Art Nouveau ~ Art History ~ 172 Slides ~ Highly Visual

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Art Nouveau

Your preview is 16 actual slides plus there are 4 more slides shown in the thumbnails. There are textual excerpts below. This is a very complete presentation on the Art Nouveau movement.

There is also a FREE POSTER for you to use with your class, located here:

https://www.teacherspayteachers.com/Product/Art-Nouveau-Free-Poster-Art-History-2579057

EXCERPTS

Art Nouveau 1890-1910 was an international movement. A unique aspect to it was its being more pronounced in the the decorative arts and architecture instead of painting and sculpture. Thus this was an egalitarian art movement.

Art Nouveau means "New Art" in French but English speaking countries use the French, calling it Art Nouveau.

It did not give the usual preference to painting and sculpture that they were typically given. Instead, all the arts, and especially the decorative ones, came in on an even playing field.

This was a modern art movement. People were given a chance to embrace organic and geometric forms instead of the Victorian Era’s heavy, overdone and cumbersome objects. Flowing, natural forms and angular, sleeker contours became an incredibly appealing aesthetic to them. The principle became: function of an object should dictate its form.

Art Nouveau & Graphic Art Mass-produced graphics were a significant aspect of the Art Nouveau Movement. Paris-based Czech artist Alphonse Mucha was the initial and key person with his very appealing posters.

His posters soon brought other artists into the same realm and their Art Nouveau works were painted, drawn, and printed in the popular formats of advertisements, posters, labels, and magazines.

Glass Art was another big part of the movement. Louis Comfort Tiffany in New York became as one with “the Tiffany Lamp.” But his studio’s work was so much more than just the lamps.

Émile Gallé and the Daum brothers became known for their glass vases and bowls. René Lalique got his start in Art Nouveau and continued on into Art Deco with his glass creations.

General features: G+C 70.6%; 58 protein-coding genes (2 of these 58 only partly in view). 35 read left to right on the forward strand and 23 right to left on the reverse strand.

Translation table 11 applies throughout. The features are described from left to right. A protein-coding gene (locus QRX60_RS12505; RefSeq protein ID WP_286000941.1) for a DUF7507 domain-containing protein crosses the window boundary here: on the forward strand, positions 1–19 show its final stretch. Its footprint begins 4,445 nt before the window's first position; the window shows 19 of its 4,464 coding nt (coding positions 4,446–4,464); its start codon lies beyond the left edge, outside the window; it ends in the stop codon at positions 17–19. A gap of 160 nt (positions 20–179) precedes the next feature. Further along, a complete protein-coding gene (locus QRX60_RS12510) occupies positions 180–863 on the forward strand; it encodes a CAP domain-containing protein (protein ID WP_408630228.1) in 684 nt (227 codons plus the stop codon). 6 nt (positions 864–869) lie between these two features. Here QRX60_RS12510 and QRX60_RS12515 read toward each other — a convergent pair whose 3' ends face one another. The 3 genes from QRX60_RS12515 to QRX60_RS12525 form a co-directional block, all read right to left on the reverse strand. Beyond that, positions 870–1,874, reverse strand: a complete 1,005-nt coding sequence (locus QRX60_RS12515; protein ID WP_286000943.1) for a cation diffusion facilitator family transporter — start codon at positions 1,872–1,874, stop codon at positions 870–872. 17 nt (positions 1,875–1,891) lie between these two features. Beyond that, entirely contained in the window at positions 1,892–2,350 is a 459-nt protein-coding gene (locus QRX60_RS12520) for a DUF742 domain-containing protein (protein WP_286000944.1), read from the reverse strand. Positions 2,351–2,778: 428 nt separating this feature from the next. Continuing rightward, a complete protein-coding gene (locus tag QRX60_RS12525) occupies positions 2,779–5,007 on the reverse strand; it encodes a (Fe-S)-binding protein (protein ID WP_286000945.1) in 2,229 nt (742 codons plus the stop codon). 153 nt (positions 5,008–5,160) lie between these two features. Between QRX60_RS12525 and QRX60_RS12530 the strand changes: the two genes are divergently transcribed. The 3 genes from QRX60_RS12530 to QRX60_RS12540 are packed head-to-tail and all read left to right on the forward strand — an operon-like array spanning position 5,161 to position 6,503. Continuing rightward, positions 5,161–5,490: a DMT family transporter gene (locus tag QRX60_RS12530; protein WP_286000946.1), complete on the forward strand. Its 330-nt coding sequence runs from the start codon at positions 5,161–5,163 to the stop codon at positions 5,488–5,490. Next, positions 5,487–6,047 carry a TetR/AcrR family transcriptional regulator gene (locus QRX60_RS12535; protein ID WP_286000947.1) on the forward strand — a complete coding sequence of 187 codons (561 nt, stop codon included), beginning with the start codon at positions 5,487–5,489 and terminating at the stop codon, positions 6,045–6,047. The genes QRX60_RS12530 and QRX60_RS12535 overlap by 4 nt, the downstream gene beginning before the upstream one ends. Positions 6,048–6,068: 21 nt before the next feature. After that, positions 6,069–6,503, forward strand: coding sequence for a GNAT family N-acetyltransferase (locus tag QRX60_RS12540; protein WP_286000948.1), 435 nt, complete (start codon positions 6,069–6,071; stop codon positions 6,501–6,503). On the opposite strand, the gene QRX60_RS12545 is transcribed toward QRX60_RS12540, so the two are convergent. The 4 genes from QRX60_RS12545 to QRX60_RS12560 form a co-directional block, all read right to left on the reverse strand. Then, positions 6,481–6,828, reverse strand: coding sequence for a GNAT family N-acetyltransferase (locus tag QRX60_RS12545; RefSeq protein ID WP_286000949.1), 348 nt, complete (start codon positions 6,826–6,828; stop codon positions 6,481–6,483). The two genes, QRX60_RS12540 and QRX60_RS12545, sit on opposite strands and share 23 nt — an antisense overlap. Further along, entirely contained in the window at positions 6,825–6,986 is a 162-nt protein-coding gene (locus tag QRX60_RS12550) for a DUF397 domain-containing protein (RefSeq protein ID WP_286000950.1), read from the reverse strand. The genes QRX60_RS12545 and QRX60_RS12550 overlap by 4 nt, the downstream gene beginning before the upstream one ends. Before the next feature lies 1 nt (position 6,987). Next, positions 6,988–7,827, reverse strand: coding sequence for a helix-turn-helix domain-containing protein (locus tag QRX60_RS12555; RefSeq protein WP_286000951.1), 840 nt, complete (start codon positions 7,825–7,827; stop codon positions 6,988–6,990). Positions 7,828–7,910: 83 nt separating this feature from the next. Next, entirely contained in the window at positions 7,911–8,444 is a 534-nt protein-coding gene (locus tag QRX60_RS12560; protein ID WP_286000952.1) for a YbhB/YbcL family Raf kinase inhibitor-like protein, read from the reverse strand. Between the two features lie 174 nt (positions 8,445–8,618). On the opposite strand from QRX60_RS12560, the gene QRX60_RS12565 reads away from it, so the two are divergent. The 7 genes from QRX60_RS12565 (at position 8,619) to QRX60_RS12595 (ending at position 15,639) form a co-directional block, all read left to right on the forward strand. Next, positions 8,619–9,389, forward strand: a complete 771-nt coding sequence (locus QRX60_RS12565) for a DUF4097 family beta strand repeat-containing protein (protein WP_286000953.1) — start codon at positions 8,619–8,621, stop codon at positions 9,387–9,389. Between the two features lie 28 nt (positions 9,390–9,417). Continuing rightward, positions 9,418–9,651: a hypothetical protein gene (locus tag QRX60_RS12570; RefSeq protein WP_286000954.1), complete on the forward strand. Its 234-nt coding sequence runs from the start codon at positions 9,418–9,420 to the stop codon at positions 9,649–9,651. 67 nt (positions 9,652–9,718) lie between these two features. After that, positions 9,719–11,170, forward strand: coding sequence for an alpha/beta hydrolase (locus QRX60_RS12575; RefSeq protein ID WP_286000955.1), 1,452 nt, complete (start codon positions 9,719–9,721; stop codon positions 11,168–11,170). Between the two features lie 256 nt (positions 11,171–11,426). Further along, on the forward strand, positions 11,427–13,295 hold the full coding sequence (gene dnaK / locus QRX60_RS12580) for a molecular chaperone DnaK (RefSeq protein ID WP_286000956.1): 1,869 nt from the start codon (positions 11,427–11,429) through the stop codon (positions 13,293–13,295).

In Jewelry, Art Nouveau was characterized by a move away from gemstones. Instead nature became the inspiration. Enameling, opals and semi-precious stones began to be used as jewelry materials.

In Ceramics, vegetal and zoological motifs were used. Japanese art was a major influence. High temperature (grand feu) porcelain was very popular. Lost techniques were rediscovered, such as the oxblood glaze. The Zsolnay family in Hungary innovated with porcelain made of eosin.

EXCERPT: Mucha’s "Le Pater", in Detail ~ BULLET POINTS

illustrated book created at the turn of the century

Mucha’s own spiritual philosophy entered his art

created an image for each line of the Lord's Prayer, with his own symbols: eight-pointed star and crescent moons, for example.

images drawn from the Kabbalah and Masonic philosophy

prayer from the human to the divine

imagery blended Mucha's Catholicism with his interest in the occult and Masonic beliefs

conducted seances and psychic experiments

practicing Freemason & Spiritualist

said he put his soul into the book

"Century Magazine" called Mucha a "New Mystic"

"Century Magazine" reviewing "Le Pater": “God is no longer the benign or wrathful Father, but a mysterious Being whose shadow fills the earth. Nature is personified as a luminous, adolescent giant, and Love descends from heaven in the guise of a woman."



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Art Nouveau ~ Art History ~ 172 Slides ~ Highly Visual
Art Nouveau ~ Art History ~ 172 Slides ~ Highly Visual
Art Nouveau ~ Art History ~ 172 Slides ~ Highly Visual
Art Nouveau ~ Art History ~ 172 Slides ~ Highly Visual